C5a peptidase, also called SCPA (surface-bound C5a peptidase), is a surface-bound protein on group A streptococci (GAS), etiologic agents for a variety of human diseases including pharyngitis, impetigo, toxic shock, and necrotizing fasciitis, as well as the postinfection sequelae rheumatic fever and rheumatic heart disease. This protein is highly conserved among different serotypes and is also expressed in human isolates of group B, C, and G streptococci. Human tonsils are the primary reservoirs for GAS, maintaining endemic disease across the globe. We recently reported that GAS preferentially target nasal mucosa-associated lymphoid tissue (NALT) in mice, a tissue functionally analogous to human tonsils. Experiments using a C5a peptidase loss-of-function mutant and an intranasal infection model showed that this protease is required for efficient colonization of NALT. An effective vaccine should prevent infection of this secondary lymphoid tissue; therefore, the potential of anti-SCPA antibodies to protect against streptococcal infection of NALT was investigated. Experiments showed that GAS colonization of NALT was significantly reduced following intranasal immunization of mice with recombinant SCPA protein administered alone or with cholera toxin, whereas a high degree of GAS colonization of NALT was observed in control mice immunized with phosphate-buffered saline only. Moreover, administration of anti-SCPA serum by the intranasal route protected mice against streptococcal infection. These results suggest that intranasal immunization with SCPA would prevent colonization and infection of human tonsils, thereby eliminating potential reservoirs that maintain endemic disease.
      13. URL :
        http://www.ncbi.nlm.nih.gov/pubmed/16299278
      14. Call Number :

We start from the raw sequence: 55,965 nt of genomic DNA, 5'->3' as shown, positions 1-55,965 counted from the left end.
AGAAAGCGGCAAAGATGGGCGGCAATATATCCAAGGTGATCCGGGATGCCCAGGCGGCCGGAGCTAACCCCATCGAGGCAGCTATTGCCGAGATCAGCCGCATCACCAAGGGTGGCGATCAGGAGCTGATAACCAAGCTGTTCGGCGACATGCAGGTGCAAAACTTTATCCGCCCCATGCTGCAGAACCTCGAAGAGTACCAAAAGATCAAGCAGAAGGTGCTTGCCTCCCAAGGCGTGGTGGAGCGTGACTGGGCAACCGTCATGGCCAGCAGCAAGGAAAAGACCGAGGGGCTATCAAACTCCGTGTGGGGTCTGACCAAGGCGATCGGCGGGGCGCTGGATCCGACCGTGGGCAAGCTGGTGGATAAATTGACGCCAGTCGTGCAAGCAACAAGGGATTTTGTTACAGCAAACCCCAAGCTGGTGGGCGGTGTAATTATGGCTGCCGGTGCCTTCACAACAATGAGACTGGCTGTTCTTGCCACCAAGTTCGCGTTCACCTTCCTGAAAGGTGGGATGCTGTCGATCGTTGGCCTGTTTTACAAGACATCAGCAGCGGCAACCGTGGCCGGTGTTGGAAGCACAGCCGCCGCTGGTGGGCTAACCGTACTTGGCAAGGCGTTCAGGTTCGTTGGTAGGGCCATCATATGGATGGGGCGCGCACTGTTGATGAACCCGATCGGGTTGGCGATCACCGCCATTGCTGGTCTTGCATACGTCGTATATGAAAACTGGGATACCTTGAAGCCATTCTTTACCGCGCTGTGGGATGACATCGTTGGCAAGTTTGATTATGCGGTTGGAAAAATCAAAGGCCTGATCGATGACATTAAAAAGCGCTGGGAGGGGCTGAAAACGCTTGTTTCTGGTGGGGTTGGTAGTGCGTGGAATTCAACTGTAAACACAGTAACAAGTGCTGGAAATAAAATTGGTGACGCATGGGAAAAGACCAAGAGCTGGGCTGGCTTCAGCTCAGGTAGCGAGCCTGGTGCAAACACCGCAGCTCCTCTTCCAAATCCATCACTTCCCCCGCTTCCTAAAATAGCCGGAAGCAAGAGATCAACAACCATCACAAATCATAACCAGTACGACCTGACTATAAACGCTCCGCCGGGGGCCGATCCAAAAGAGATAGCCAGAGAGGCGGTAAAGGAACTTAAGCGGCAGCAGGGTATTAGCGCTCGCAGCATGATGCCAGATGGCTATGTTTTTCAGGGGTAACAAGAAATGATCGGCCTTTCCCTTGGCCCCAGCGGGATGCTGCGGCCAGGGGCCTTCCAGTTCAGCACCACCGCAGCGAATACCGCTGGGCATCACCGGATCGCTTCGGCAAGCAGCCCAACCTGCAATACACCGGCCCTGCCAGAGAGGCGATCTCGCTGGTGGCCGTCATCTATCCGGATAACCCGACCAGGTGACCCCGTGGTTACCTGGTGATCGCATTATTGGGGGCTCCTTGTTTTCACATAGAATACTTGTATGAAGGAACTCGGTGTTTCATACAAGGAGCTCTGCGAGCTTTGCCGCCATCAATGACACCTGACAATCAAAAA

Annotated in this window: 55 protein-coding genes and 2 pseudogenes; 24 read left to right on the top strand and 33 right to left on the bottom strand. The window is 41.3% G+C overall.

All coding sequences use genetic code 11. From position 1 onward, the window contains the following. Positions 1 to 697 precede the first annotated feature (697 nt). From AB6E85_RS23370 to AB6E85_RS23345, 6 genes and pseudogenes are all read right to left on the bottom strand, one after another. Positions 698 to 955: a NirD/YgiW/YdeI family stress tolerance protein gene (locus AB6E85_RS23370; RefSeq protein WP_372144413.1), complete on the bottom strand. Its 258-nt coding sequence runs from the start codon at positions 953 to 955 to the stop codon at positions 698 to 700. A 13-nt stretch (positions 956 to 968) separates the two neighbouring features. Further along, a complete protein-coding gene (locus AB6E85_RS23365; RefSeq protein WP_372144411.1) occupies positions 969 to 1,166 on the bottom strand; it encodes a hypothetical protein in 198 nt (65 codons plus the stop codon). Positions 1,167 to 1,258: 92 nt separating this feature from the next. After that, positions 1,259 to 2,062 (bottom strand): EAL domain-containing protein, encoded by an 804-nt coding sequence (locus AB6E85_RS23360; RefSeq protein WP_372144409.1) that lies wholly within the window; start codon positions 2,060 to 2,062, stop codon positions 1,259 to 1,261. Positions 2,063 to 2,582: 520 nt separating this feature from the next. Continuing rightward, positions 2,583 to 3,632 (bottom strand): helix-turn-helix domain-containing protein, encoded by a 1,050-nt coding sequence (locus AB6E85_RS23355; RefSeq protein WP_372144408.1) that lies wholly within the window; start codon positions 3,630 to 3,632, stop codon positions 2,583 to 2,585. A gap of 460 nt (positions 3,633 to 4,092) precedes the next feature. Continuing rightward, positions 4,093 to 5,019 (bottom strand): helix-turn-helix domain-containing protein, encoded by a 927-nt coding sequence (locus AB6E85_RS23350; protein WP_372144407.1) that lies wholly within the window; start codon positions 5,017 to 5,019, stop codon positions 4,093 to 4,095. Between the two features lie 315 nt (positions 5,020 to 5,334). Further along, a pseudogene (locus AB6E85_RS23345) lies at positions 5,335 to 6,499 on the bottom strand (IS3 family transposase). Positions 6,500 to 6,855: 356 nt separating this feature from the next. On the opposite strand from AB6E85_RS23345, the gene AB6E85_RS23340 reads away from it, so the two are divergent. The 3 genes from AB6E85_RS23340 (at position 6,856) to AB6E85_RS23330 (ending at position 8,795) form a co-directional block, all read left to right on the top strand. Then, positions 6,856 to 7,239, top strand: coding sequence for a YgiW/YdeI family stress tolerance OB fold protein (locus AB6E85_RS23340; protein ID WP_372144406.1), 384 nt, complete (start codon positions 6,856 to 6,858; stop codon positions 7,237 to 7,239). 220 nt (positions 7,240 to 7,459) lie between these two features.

141964
      15. Serial :
        5327
      1. Author :
        Park, Hae-Sun; Francis, Kevin P; Yu, Jun; Cleary, P Patrick
      2. Title :
      3. Type :
        Journal Article
      4. Year :
        2003
      5. Publication :
        Journal of immunology (Baltimore, Md.: 1950)
      6. Products :
      7. Volume :
        171
      8. Issue :
        5
      9. Page Numbers :
        N/A
      10. Research Area :
        N/A
      11. Keywords :
        Administration, Intranasal; Animals; Bioware; Disease Models, Animal; Female; Humans; Immunohistochemistry; Intracellular Fluid; Lymphoid Tissue; Mice; Mice, Inbred BALB C; Nasal Mucosa; Nasopharynx; Palatine Tonsil; pXen-5; Streptococcal Infections; Streptococcus pyogenes
      12. Abstract :
        Human tonsils are suspected to be an antibiotic-impervious human reservoir for group A streptococcus. An intranasal infection model in mice and a bioluminescent-tagged strain were used to investigate this possibility. Viable streptococci were predominantly found both intra- and extracellularly in nasal-associated lymphoid tissue (NALT), a human tonsil homologue. Ulex europaeus-1, a membranous (M) cell-specific lectin, identified cells harboring streptococci at the epithelial surface of NALT and blocked bacterial colonization of this tissue. These results suggest that M cells in NALT transport this Gram-positive pathogen across the epithelial layers in a manner similar to those in Peyer's patches, which permit enteric pathogens to invade deeper tissues from the gastrointestinal tract.